The NJM5720 was the result of "I'f cost isn't a constraint, what kind of audio opamp can we make?" thinking. The 2007 release states that NJR's goal was to get the sound of a discreet opamp in the form and benefits of an IC.

Let's break down its features to compare to the common opamp.

The same 2007 press release of the NJM5720 says that it uses 2 seperate die, one for each channel. This was and still is a very game changing design even by today's standards, No other company used this technique in opamp before, then, and even today 13 years later, all current opamp are on a single die, NJR is the only one using this method, NJR says that is how they achieved the 150dB plus of channel separation, NJR also attributes this construction to sound you get from the NJM5720.

This here is a single die dual channel opamp LM358, all dual channel opamp look something like this on a single substrate. Remember the red circles for later
Click the image to open in full size.

I couldn't find a die picture of the NJM5720, but I did sort of find one in a MUSES03 announcement, which uses the same dual die construction of the other MUSES, the only difference is that the MUSES03 is single channel, the Gain stage is on a separate die from the output stage, rather than separate channels per die like the NJM5720, its same concept but different execution.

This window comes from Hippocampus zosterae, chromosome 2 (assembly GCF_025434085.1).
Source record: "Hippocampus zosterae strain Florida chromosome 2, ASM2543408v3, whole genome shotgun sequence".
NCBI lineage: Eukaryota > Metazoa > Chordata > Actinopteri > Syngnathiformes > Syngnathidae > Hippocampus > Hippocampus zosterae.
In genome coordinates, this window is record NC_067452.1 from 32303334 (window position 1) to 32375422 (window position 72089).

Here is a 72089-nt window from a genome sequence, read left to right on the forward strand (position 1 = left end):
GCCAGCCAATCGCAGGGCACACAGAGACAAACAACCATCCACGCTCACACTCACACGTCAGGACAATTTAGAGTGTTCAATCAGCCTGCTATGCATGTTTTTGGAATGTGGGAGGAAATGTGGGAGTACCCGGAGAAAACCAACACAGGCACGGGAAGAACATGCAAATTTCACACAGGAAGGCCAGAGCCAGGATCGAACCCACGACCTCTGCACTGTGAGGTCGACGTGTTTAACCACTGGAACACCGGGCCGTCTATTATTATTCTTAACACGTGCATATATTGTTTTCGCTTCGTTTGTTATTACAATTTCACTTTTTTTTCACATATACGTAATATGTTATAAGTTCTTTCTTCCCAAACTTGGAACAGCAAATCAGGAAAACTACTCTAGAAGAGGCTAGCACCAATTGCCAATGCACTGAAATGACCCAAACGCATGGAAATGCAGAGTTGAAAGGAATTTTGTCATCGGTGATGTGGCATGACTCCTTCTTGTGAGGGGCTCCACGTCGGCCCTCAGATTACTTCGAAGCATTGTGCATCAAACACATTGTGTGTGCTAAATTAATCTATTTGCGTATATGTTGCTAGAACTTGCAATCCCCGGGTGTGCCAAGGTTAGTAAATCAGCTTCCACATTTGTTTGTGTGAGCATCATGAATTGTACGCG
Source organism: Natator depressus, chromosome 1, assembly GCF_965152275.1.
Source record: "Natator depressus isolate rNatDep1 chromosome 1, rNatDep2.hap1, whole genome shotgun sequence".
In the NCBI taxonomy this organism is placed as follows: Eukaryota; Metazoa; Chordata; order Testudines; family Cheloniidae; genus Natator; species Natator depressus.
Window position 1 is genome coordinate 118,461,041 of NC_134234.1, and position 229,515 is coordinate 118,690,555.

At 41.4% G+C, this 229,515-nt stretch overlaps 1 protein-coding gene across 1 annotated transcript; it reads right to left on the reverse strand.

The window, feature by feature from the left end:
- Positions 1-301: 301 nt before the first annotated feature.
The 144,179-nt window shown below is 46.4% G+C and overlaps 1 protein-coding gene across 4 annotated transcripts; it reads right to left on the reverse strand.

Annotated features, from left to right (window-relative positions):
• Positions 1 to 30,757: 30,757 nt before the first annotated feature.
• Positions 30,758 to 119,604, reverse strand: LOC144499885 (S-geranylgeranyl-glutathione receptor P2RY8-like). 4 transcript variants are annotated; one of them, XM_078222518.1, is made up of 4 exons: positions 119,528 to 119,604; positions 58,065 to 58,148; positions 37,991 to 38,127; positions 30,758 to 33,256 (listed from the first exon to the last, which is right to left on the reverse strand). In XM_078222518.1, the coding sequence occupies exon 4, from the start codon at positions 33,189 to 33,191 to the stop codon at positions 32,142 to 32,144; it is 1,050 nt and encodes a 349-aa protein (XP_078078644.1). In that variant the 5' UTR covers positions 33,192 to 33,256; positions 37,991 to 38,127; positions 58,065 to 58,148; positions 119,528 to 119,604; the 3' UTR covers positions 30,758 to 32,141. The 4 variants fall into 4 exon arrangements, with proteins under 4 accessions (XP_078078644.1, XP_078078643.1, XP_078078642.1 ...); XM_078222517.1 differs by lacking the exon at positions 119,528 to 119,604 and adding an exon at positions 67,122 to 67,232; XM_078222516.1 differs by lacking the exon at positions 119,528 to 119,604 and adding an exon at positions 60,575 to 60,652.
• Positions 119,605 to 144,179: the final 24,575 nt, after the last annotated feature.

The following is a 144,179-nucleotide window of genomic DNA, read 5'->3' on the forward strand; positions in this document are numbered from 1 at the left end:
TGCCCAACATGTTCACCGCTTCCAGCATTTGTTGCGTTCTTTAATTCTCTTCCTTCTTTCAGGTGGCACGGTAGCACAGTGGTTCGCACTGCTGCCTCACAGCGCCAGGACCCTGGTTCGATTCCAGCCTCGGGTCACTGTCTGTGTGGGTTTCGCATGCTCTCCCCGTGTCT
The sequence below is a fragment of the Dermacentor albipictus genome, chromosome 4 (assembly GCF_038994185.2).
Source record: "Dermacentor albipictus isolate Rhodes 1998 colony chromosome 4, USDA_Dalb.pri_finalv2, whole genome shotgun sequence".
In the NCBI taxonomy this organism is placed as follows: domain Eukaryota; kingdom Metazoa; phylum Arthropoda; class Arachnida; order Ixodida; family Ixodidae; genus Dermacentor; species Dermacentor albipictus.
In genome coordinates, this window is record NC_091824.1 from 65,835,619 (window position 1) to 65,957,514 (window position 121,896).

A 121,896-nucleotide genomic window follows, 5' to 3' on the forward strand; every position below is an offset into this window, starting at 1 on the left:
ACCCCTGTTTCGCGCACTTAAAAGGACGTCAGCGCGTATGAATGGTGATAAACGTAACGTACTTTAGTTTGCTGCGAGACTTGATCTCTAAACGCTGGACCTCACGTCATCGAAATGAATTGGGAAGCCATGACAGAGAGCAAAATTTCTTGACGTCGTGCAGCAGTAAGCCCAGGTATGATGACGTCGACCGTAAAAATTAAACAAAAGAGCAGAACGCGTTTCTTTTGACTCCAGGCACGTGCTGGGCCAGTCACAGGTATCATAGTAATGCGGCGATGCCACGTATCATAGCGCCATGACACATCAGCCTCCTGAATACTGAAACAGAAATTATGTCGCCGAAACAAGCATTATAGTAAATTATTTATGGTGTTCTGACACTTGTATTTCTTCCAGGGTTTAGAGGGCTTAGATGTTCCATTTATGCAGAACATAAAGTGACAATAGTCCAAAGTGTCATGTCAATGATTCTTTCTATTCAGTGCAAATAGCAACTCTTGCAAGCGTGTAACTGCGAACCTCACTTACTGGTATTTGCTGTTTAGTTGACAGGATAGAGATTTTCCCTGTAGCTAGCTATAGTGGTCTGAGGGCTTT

Click the image to open in full size.

The next feature is die size, The 2007 press release says the the die size of the NJM5720 is 3 times bigger than any other dual channel opamp die. I think this here is the real magic behind the Muses series opamp. production wise, a bigger die means less yield per wafer, traditionally the goal is to keep the die as small as possible to yield more chips from a wafer. With the NJM5720 they are yielding 3 times less per silicon wafer due to it being 3 times the size. But what this does means is that you have more real estate to make features that would otherwise be impossible on a smaller die, now NJR has been tight lipped about the actual construction of the die, they only stated that they are using "new and advanced techniques", I feel this is their bread and butter! For example capacitors are probably one of the biggest features on any chip design because they take up so much space. (see red circles on the LM358 die) since capacitance has a relation to the surface area, I imagine they are capable of making bigger and better capacitors with the extra space, and this also allows them to use different materials for other devices and features on the die, that would also take up more space. Again, they have been tight lipped, so you can only speculate what they are doing with 3 times the extra substrate space.